"Last Tango In Paris" stirred up a firestorm of controversy when United Artists released it back in 1972. Over thirty eventful years have passed since it weathered a battle over its alleged obscenity, but Bernardo Bertolucci's acclaimed erotic classic hasn't aged well at all. In fact, "Last Tango" should have been renamed "Last Tedium In Pretentiousness." Okay, ace lenser Vittorio Storaro deserves top marks for his moody, evocative photography, but the rest of this muddled nonsense is just that: NONSENSE! Perhaps we can forgive Bernardo for this dreary, depressing, drivel. Overrated in every department aside from its cinematography, "Last Tango" doesn't even seem erotic now, even if it ever were. I saw this crap when it came out and it seemed like an exercise in random hopelessness. Brando is a great actor, but not here as a person for whom we have not the least sympathy much less understanding. By the time that we meet him we learn that his wife committed suicide in the tub and splashed blood everywhere. So all we know is that he is grief-stricken beyond the point of no return. The idea of making a movie about two lonely people who connect for sex at a neutral locale and deny themselves the faintest pleasure in terms of knowing who they are screwing looks like something Bernardo came up with while sitting in a 42nd Street grindhouse. I wouldn't even describe this epic as obscene. Sure, sexy Maria Schneider flaunts full frontage nudity, but the sex scenes are so tame that you'll want to yawn and roll over. They rank right down there with the sex scenes between Jack Nicholson and Jessica Lange in the remake of "The Postman Always Rings Twice." Anybody who calls "Last Tango" obscene hasn't been to a movie in thirty years. Even when I originally watched it in obscure movie theater in Starkville, Mississippi near MSU, I detested the obligatory scenes involving her boyfriend Tom (Jean-Pierre Leaud) as the filmmaker who follows Schneider as the focus for a documentary that he is producing. They say that the original cut of "Last Tango" ran 4 hours and they chopped half of that out, so why didn't they axe this useless subplot? The Schneider character is just as one-dimensional as the Brando character, except that we know that she can shoot her father's pistol with accuracy. Indeed, Bernardo does everything that he can to make Paris look like a hovel. Shrinks will probably love this movie as well as pretentious art critics who love to fawn over films that make no sense and in making no sense justify senselessness. Oh, yes, the Gato Barbieri sax solos ooze atmosphere in what boils down to ramped up sexual variation on "Brief Encounter." Happily, Bernardo made better movies before "Last Tango," and he made better movies after "Last Tango."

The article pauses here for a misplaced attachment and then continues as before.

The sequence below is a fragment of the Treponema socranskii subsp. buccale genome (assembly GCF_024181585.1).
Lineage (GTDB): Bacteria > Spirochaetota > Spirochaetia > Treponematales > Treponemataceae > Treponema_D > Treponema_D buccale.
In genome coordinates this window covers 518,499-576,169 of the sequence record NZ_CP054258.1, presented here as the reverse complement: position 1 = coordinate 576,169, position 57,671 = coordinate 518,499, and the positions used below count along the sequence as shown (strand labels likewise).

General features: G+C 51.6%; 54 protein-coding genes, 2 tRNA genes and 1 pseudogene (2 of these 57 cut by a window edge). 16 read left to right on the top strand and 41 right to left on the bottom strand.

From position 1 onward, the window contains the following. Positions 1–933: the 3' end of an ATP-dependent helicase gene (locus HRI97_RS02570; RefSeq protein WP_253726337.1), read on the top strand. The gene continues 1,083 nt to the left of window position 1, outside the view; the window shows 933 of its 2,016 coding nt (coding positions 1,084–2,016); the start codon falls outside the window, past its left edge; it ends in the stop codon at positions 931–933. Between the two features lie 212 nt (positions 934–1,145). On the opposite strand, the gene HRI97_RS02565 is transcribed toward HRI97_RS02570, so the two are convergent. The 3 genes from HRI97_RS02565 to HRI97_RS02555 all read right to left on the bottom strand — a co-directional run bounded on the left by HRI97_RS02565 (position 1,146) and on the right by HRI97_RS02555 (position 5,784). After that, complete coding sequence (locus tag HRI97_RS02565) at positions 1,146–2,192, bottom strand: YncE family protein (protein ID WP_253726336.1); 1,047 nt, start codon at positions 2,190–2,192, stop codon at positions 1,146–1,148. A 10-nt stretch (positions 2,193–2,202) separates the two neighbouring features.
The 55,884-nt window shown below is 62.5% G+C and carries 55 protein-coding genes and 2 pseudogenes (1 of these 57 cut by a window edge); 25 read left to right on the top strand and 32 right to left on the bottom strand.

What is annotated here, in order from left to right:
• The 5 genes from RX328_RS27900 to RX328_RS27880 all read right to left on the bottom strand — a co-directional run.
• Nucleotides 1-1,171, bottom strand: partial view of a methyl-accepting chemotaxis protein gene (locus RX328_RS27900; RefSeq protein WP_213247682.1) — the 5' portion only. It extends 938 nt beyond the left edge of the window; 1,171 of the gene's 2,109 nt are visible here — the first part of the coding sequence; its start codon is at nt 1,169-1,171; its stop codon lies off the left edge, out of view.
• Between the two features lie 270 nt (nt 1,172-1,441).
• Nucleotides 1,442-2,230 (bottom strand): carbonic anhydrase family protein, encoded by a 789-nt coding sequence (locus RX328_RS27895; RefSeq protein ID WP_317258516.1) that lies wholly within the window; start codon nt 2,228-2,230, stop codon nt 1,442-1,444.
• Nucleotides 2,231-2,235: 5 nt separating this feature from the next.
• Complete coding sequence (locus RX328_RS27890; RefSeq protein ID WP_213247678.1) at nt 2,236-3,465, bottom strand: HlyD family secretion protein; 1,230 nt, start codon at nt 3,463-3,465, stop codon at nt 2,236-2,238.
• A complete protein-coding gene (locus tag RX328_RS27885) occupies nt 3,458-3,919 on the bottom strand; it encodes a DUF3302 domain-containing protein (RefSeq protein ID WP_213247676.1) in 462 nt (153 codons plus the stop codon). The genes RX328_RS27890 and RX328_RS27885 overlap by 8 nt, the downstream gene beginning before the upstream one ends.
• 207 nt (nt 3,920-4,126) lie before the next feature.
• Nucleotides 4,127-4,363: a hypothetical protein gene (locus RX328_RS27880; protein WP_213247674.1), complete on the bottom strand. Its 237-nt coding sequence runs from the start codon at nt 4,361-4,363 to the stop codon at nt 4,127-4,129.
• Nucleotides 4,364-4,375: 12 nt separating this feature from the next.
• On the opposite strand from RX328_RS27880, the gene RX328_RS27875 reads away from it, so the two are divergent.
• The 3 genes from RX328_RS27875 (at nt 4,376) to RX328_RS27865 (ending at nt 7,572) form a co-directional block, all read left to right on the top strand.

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2/10
A Lousy Tango
evanston_dad14 April 2006